Another homesteading book, this one takes place in Montana instead of Wisconsin. Hattie is only 16, but has been left a whole farm and must prove that she’s capable of caring for it.
Little Women by Louisa May Alcott
A great one if you’re visiting the Northeast United States, this classic tale starts off in Massachusetts and follows the lives of 4 sisters. With a background of the American Civil War, it’s historical fiction that has stood the test of time.
More to the Story by Hena Khan
When you’ve finished Little Women, be sure to check out this modern take with American Muslim sisters in Atlanta. Romance and family love stay true to form!
Fatty Legs by Christy Jordan-Fenton; Margaret-Olemaun Pokiak-Fenton
This true story is a new one to me, and shares about an 8 year old Inuit girl who wants to learn to read. To do so, she must leave home and attend a residential school in the high Arctic. While it doesn’t take place in the US, it sounds like a beautiful tale that evokes a strong sense of place.
In the Year of the Boar and Jackie Robinson by Bette Bao Lord; Marc Simont
A young girl moves from China to New York, and struggles as she doesn’t know any English. But she does learn to love baseball, which is perfect since Jackie Robinson is everyone’s current favorite.
Where the Red Fern Grows by Wilson Rawls
A classic children’s book about a boy who buys two hunting dogs, this book takes place in the Ozark Mountains. Perfect if you’re traveling through the South.
The True Confessions of Charlotte Doyle by Avi
This historical fiction book tells the story of a girl who crosses on a ship from England to the United States in the mid-1800s.
Sarah, Plain and Tall by Patricia MacLachlan
Taking place in the Midwest, a widowed father tries to find a new wife to help with life on the farm. Lots of soothing descriptions of late-1800s farm life.
The Yearling by Marjorie Kinnan Rawlings
A young boy grows up on a farm in Florida with his parents, who lost 6 children before him. He desperately wants a pet, and eventually adopts an orphaned fawn. A story of love and struggle.
Road Trip Books for Older Elementary and Middle Schoolers
Esperanza Rising by Pam Muñoz Ryan
This beautifully scripted story of a young girl escaping Mexico with her mother and relatives to the United States is a must read for older elementary and middle school children. Some themes might be a bit intense for younger kids, but the message is important and poignant.
The Witch of Blackbird Pond by Elizabeth George Speare
Another novel with problematic racist elements, but that provides room for discussion and learning. It takes place in New England and follows the assimilation and growth of a young orphan who joins her Puritan extended family.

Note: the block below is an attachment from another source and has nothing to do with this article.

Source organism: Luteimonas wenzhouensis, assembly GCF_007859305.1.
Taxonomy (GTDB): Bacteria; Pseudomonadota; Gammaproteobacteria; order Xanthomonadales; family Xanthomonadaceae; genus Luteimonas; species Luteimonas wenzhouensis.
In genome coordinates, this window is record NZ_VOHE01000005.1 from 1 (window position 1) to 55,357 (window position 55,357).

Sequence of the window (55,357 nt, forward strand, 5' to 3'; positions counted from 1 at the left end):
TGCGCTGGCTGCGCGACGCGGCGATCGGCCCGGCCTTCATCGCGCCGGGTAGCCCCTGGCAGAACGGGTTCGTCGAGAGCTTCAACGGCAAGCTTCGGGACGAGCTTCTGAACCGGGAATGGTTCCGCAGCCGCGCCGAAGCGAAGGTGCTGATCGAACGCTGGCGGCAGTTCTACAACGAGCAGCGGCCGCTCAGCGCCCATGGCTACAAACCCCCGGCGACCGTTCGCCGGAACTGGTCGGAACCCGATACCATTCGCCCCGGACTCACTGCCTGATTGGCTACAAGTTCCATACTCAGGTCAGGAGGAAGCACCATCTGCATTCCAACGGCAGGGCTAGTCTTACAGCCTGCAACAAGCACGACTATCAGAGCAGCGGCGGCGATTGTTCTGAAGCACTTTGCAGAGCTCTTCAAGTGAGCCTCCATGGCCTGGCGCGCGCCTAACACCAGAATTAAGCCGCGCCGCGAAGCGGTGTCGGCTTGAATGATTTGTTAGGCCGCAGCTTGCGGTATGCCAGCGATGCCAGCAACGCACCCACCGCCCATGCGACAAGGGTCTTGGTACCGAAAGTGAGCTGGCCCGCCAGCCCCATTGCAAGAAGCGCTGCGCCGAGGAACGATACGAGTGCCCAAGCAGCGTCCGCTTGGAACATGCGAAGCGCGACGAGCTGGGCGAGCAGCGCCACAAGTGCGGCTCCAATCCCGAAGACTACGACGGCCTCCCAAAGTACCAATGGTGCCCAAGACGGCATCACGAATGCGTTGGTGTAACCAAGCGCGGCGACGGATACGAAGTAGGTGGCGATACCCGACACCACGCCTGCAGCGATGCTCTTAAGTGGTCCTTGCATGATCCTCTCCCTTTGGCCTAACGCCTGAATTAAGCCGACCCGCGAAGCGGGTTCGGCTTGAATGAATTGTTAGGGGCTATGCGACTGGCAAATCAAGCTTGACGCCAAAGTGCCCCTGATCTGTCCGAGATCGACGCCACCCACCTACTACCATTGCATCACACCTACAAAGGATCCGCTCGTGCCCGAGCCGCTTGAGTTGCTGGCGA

90 Miles to Havana by Enrique Flores-Galbis
Three brothers are sent by their parents from Cuba to Miami in search of safety and a better life. But the new city has its own challenges that they must navigate.
Adventures of Huckleberry Finn by Mark Twain
A long-time classic, this novel has deep and vivid descriptions of the American South. Especially with the vernacular, it’s great as a read aloud or as a road trip audiobook, and is an excellent road trip book for kids.
Roll of Thunder, Hear My Cry by Mildred D. Taylor
This book about racism during Jim Crow Mississippi starts to push young readers to consider effects and impact, especially as it’s told from the perspective of a child. An important work in middle grade literature.
Return to Sender by Julia Alvarez
Set in Vermont, this book shares the story of farm workers who need assistance, and undocumented workers in the area.
Front Desk by Kelly Yang
A young Chinese immigrant girl lives in a motel with her parents, and needs to hide the fact that they’re allowing other other immigrants stay for free.
Bud, Not Buddy by Christopher Paul Curtis
With elements of racism, the Depression, segregation, jazz music, and racist violence, this is definitely a book for older children. However, it’s so well written and explores really important themes.
Wonderstruck by Selznick, Brian
A story of runaways to New York City, 50 years apart. A well-crafted novel by the author of The Invention of Hugo Cabret.
The House on Mango Street by Sandra Cisneros
A beautiful classic, this is the coming-of-age story of a young Latina girl in Chicago.
The Girl Who Fell From The Sky by Heidi W. Durrow
A newly orphaned biracial girl goes to live with her Black grandmother and struggles to find her place.
Merci Suarez Changes Gears by Meg Medina
A young Latina girl struggles to fit into her new life at an elite private school. The book presents discussions on family life, school bullying, and more. While it doesn’t revolve around a specific place, the school setting make it great for family listening and discussions.
Bayou Magic by Jewell Parker Rhodes
A coming-of-age story of a young girl who moves to the Southern bayou. She finds magic in her surroundings and in her family’s history, and so will you.